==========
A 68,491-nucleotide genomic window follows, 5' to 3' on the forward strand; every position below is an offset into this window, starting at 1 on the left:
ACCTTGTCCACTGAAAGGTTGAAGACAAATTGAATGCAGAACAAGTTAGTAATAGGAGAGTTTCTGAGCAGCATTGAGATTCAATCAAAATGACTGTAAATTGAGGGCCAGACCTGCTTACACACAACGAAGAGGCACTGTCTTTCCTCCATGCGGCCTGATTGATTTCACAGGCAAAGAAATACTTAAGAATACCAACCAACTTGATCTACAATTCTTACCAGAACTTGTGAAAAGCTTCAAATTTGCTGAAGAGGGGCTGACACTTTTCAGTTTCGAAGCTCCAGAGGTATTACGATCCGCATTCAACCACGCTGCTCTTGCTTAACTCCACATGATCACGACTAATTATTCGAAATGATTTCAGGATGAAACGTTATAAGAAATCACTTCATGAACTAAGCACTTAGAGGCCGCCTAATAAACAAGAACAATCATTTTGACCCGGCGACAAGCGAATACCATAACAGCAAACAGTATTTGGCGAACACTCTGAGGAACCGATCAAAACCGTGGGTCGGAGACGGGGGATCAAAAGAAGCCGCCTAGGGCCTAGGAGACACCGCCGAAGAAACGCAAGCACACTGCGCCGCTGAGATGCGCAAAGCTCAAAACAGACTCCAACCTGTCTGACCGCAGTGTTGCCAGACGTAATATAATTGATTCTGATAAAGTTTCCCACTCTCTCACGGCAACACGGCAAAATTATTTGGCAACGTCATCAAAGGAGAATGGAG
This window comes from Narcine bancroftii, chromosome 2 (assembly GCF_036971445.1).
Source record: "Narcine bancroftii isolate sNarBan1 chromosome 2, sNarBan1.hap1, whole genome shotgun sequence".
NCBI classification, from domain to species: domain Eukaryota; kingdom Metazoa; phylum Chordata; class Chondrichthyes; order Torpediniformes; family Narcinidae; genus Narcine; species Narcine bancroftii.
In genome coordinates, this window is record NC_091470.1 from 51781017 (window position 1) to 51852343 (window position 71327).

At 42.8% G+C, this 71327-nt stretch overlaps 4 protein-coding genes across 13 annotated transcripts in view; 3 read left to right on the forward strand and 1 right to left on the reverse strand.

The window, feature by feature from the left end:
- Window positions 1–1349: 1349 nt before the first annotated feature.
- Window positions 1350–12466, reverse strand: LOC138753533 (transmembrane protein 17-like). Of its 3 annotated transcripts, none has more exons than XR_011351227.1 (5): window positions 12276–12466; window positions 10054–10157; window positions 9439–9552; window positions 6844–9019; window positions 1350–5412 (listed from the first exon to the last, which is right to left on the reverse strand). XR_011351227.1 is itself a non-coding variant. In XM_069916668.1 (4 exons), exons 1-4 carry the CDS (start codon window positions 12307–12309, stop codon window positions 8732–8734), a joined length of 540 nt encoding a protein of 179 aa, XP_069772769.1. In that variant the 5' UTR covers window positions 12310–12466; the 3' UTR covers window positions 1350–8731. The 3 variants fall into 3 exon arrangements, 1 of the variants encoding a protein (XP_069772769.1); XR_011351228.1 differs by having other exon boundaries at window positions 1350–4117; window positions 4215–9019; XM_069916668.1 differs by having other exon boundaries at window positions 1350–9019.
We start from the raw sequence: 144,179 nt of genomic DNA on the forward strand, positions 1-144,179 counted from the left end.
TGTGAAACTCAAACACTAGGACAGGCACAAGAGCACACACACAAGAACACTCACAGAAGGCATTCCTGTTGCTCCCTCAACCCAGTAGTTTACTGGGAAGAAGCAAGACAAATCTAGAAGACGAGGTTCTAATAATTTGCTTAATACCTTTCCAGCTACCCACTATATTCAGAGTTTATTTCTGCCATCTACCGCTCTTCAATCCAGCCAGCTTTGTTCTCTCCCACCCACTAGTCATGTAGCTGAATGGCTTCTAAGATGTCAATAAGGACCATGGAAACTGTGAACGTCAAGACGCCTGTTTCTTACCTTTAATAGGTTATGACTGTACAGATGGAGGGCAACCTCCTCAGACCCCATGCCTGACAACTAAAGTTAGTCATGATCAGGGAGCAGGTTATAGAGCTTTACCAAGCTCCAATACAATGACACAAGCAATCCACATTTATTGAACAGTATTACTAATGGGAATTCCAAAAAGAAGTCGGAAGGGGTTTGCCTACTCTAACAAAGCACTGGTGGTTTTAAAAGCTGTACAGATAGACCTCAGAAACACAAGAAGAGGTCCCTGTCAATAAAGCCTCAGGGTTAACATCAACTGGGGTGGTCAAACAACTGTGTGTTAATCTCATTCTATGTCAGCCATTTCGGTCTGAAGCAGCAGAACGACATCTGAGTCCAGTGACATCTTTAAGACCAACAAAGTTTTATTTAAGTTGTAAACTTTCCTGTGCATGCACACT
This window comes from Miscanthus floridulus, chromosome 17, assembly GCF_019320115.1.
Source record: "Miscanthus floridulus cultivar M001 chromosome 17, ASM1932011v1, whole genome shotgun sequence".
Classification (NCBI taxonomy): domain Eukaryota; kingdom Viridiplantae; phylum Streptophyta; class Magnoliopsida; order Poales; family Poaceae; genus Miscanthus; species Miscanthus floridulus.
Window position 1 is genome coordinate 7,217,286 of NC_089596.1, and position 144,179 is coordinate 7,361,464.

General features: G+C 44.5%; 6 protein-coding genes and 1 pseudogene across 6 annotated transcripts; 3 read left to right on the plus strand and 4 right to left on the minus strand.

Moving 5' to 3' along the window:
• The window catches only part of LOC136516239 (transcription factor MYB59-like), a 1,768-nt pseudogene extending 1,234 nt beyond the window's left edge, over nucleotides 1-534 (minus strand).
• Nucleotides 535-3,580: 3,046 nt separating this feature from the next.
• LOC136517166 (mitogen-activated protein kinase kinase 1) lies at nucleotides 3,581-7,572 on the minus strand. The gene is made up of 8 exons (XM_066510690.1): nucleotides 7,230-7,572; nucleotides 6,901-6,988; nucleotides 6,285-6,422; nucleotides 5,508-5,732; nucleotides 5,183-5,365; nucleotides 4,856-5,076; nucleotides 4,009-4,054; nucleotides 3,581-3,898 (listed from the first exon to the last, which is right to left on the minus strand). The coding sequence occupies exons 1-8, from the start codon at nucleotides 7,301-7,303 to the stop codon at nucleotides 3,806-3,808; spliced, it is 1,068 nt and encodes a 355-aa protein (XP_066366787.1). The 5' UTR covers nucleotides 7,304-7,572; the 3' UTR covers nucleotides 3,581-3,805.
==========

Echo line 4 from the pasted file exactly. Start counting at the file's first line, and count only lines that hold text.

Source record: "Narcine bancroftii isolate sNarBan1 chromosome 2, sNarBan1.hap1, whole genome shotgun sequence".